Water wars verdict could cost Georgia billions


Georgia’s economy could take an $18 billion hit if Florida prevails in the upcoming “water wars” trial, according to court documents filed Thursday.

Yet Florida, which is suing Georgia for hogging too much Chattahoochee and Flint river water, appears to be aiming its legal guns at the farmers in Southwest Georgia who use copious amounts of river and groundwater to grow cotton, peanuts and other crops.

And, despite months of confidential meetings between the two states’ governors and their attorneys, the trial appears set to begin Oct. 31 — Halloween — in Portland, Me.

Florida sued Georgia two years ago claiming the upriver state disproportionately hordes water to the downstream detriment of oystermen, endangered mussels and the overall economy. Georgia’s two rivers meet at the Florida line to form the Apalachicola River.

Florida beseeched the U.S. Supreme Court to decide the case and to “equitably apportion” the rivers’ waters. The high court appointed a special master, Ralph Lancaster from Portland, to hear it. Once Lancaster rules, expected early next year, the Supreme Court will likely weigh in.

Florida wants to keep Georgia water withdrawals at 1992 levels when metro Atlanta was home to only half as many people as it is today. Georgia appears to have the upper legal hand. Florida must first prove that Georgia is to blame for its water woes, in particular the damage done by a low-flowing Apalachicola River to oysters and the oyster industry.

Georgia, in its pre-trial briefing filed Thursday, said Florida’s case is without merit serving only to “jeopardize” the state’s economy.

“Accepting Florida’s proposed remedies would thus inflict massive economic injury on Georgia’s farmers and Atlanta’s water supply, without providing any measurable benefit to Florida,” the filing reads. “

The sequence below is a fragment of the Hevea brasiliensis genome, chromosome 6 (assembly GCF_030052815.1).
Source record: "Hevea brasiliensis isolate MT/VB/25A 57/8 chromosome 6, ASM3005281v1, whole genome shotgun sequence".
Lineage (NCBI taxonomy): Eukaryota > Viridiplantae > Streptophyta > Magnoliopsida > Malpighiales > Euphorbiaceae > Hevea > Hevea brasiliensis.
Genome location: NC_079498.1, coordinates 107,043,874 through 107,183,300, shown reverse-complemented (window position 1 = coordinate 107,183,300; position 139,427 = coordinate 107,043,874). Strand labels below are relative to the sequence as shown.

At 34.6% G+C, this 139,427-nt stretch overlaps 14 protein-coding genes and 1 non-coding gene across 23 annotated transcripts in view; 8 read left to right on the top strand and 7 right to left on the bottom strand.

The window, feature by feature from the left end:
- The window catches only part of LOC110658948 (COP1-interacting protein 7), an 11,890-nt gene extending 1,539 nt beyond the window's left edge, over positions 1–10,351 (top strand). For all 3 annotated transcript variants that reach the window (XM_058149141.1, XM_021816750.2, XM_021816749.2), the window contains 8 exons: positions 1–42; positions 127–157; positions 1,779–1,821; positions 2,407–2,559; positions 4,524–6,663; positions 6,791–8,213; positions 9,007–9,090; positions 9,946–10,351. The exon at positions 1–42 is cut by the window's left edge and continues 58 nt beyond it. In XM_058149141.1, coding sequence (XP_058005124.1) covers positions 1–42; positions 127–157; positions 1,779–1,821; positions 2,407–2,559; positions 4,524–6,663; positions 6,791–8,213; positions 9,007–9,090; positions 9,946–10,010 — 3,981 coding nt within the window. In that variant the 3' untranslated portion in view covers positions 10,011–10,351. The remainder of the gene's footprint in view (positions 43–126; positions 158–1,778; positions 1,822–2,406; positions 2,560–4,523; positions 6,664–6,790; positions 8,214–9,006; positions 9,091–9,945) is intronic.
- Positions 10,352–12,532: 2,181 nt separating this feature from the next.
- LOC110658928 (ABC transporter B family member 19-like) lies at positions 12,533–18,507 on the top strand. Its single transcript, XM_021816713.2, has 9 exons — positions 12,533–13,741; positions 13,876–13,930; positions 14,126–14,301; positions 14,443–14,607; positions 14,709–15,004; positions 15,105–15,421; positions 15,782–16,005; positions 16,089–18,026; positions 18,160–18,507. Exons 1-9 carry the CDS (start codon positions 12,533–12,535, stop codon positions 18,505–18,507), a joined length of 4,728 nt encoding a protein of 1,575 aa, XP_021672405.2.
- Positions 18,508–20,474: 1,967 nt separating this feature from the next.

Water-using industries across Metro Atlanta — chicken processors, Lockheed Martin, landscapers, utilities — contribute $13.5 billion to the region’s economy, according to Georgia’s legal brief, and employ 50,000. Cotton, peanuts, corn and other crops throughout the Chattahoochee, Flint and Apalachicola regions carried an economic impact of $4 billion.

Reader Comments ...

Next Up in Georgia Politics

Democrats aim for suburbs in Alabama ahead of Deep South votes
Democrats aim for suburbs in Alabama ahead of Deep South votes

Amanda Wilson has watched with a mix of glee and uncertainty as the imposing homes along this wealthy suburban town’s zigzagging streets has suddenly sprouted Democratic signs. “I’m a blue dot in a big red state,” said Wilson, a 64-year-old retiree. “But I don’t feel as lonely anymore.” Republican U.S. Senate...
Georgia Senate meetings will be live-streamed after Thanksgiving
Georgia Senate meetings will be live-streamed after Thanksgiving

Beginning the Monday after the Thanksgiving holiday, Georgians who are interested in watching state senators at work can live-stream committee meetings being held in the statehouse. Members of the Georgia Senate on Friday held a mock committee meeting led by Senate President Pro Tem David Shafer, R-Duluth, to test out the new wiring and equipment....
Atlanta mayor under fire amid debate over illegal immigration
Atlanta mayor under fire amid debate over illegal immigration

Atlanta Mayor Kasim Reed is drawing fire from multiple sides in the hot-button debate over illegal immigration after recently announcing the city had joined a nationwide effort in finding legal help for immigrants facing deportation. When Reed announced the city’s new policy this month, he called Atlanta a “welcoming city that stands up...
The Right points to Franken as a symptom of the Left’s hypocrisy
The Right points to Franken as a symptom of the Left’s hypocrisy

The Right has always questioned Franken’s qualifications for the Senate. The revelations of sexual misconduct by the Minnesota  Democrat have added fuel to the fire. A roundup of editorials Friday takes a look at the issue. From The Boston Herald: It’s “physician heal thy self” when it comes to sexual harassment in Congress...
In the light of the news about Al Franken, will the Left own its own sexual misconduct issues?
In the light of the news about Al Franken, will the Left own its own sexual misconduct issues?

Will Sen. Al Franken’s conduct call into question Democrats’ commitment to championing women who have been sexually harassed? A roundup of editorials Friday takes a look at the issue. The Week: Do the Democrats take sexual harassment seriously? We’ll see. From The New Yorker: As the two apologies from Franken show, men still need...
More Stories